A lawmaker with a health crisis, a man who was wrongly convicted of murder and a bureaucrat at the center of a battle over a land plan were among the people who made headlines in Lake County in 2012.
The following vignettes look at five of the year's most prominent newsmakers.
When U.S. Sen. Mark Kirk suffered a debilitating stroke in January, friends, voters and lawmakers on both sides of the aisle were shocked and worried about the 52-year-old Highland Park resident's prognosis.
But within days of the incident and surgery to alleviate brain swelling, there was a good sign: Doctors reported the longtime congressman and freshman senator asked for his Blackberry.
Kirk has spent all of 2012 recovering from the stroke, which left him with limited movement on the left side of his body. He's undergone rehabilitation for movement and speech.
The public spent months not knowing anything about Kirk's condition, however. His medical team gave a few interviews, but his staff was virtually silent on the matter and Kirk gave no interviews until October, when he participated in a charity stair climb at the Willis Tower in Chicago.
Instead, he released some videos that depicted his recovery.
The stroke couldn't keep Kirk out of the election limelight, however. Through videos, he stumped for suburban Republicans Robert Dold and Judy Biggert ahead of their Nov. 6 showdowns against Democratic challengers; unfortunately for the GOP, both Dold and Biggert lost.
Kirk plans to return to work in Washington, D.C., Jan. 3.
Convicted three times of the 1992 rape and murder of 11-year-old Holly Staker in Waukegan, Juan Rivera walked out of prison in January, a free man for the first time in more than 19 years.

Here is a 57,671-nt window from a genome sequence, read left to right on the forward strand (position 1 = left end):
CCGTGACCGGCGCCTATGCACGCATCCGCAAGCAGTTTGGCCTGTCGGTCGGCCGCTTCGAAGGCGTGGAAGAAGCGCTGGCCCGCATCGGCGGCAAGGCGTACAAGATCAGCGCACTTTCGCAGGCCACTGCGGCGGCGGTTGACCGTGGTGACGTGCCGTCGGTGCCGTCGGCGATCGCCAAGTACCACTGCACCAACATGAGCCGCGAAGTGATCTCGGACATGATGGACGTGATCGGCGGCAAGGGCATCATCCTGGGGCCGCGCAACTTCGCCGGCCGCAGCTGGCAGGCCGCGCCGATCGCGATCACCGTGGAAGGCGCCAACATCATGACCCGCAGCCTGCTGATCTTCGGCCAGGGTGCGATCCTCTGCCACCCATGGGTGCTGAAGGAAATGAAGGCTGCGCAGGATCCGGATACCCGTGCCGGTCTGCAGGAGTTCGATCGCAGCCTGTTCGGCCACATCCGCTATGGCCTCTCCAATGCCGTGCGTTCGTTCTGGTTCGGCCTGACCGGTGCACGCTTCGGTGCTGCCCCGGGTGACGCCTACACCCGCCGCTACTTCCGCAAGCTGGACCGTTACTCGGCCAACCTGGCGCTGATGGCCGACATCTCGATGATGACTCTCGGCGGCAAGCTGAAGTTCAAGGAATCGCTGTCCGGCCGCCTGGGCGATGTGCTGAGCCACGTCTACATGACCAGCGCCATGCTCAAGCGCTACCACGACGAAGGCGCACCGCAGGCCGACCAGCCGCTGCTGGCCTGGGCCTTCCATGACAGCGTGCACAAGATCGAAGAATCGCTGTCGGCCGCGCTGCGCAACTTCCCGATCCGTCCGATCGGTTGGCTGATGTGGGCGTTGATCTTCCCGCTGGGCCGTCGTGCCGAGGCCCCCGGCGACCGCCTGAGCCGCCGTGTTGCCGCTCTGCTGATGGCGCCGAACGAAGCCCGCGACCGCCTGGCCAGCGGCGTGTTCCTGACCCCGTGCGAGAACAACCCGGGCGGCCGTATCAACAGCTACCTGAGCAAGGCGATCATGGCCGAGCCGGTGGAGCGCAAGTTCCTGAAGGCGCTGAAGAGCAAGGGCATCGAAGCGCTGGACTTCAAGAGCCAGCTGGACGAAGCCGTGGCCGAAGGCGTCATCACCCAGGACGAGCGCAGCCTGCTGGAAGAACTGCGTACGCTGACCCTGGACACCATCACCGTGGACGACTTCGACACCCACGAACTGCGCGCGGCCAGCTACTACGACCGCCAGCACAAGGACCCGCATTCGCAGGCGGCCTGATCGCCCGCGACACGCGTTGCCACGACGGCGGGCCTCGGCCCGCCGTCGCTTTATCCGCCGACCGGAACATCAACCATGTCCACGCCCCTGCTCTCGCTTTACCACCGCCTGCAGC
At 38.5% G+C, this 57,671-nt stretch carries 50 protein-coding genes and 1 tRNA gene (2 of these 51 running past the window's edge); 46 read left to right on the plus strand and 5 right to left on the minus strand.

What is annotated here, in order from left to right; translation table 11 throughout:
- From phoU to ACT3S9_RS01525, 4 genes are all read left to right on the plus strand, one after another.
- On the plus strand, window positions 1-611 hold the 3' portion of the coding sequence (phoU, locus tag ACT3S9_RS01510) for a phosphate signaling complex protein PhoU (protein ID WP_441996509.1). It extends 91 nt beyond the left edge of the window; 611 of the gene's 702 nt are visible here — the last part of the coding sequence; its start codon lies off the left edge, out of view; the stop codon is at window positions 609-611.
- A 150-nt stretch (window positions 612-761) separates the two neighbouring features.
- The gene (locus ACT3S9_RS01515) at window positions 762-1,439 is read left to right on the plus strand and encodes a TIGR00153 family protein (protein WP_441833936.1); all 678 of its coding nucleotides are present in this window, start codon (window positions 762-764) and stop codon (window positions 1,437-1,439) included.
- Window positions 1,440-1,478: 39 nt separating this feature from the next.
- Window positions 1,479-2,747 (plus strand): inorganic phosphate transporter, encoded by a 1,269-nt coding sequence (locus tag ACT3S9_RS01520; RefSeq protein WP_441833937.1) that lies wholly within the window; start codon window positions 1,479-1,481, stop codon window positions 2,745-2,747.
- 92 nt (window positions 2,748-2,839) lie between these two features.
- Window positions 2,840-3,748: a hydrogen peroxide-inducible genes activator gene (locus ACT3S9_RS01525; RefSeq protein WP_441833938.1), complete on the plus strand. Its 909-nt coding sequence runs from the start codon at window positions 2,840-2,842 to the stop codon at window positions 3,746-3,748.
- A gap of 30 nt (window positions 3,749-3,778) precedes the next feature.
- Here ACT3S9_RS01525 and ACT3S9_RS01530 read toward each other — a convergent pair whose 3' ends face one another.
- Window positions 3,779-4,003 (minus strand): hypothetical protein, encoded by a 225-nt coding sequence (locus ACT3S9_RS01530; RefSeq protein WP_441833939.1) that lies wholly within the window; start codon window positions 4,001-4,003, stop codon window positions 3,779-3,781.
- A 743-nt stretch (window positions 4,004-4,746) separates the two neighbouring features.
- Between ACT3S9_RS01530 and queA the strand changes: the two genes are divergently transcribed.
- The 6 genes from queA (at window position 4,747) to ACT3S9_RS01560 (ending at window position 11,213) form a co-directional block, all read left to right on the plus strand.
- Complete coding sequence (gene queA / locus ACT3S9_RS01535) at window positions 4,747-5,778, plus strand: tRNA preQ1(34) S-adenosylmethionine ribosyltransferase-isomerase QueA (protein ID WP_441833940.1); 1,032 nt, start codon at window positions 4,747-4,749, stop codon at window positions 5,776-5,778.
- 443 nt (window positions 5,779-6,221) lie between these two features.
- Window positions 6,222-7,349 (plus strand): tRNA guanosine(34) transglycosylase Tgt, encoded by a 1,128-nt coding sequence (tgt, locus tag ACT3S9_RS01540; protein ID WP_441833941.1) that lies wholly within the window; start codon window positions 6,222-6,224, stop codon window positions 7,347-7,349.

Rivera was released from Stateville Correctional Center in Joliet after Lake County State's Attorney Michael Waller said he would not challenge a December 2011 appellate court ruling throwing out Rivera's latest conviction.
Rivera was a 19-year-old Waukegan resident when Staker was murdered. A tip to police identified Rivera as someone who might know something about the crime, and during questioning he reportedly confessed.
He was first convicted in 1993, but the case was overturned.
He was convicted again in 1998 and again in 2009.
Upon his release, Rivera expressed no bitterness.
“There's no bitterness or anger toward anyone,” he said. “Mistakes happen.”
The Rivera case was one of several high-profile embarrassments for Waller's office in recent years concerning wrongfully prosecuted or convicted suspects. Waller opted not to seek re-election this year and was replaced by Republican Mike Nerheim.
In October, shortly before Nerheim's election, Rivera filed a federal lawsuit against Lake County, and officials in the sheriff's and state's attorney's offices, claiming malicious prosecution, constitutional violations and other misdeeds. The case is pending.
For much of the summer, a large plot of land near Hawthorn Woods and North Barrington was at the heart of one of the year's biggest controversies.
And Eric Waggoner — the county's planning, building and development director — was in the middle of it.
Waggoner was the county's primary representative regarding the Dimucci family's request to have the 109 acres they own at Rand and Old McHenry roads rezoned to allow a shopping center.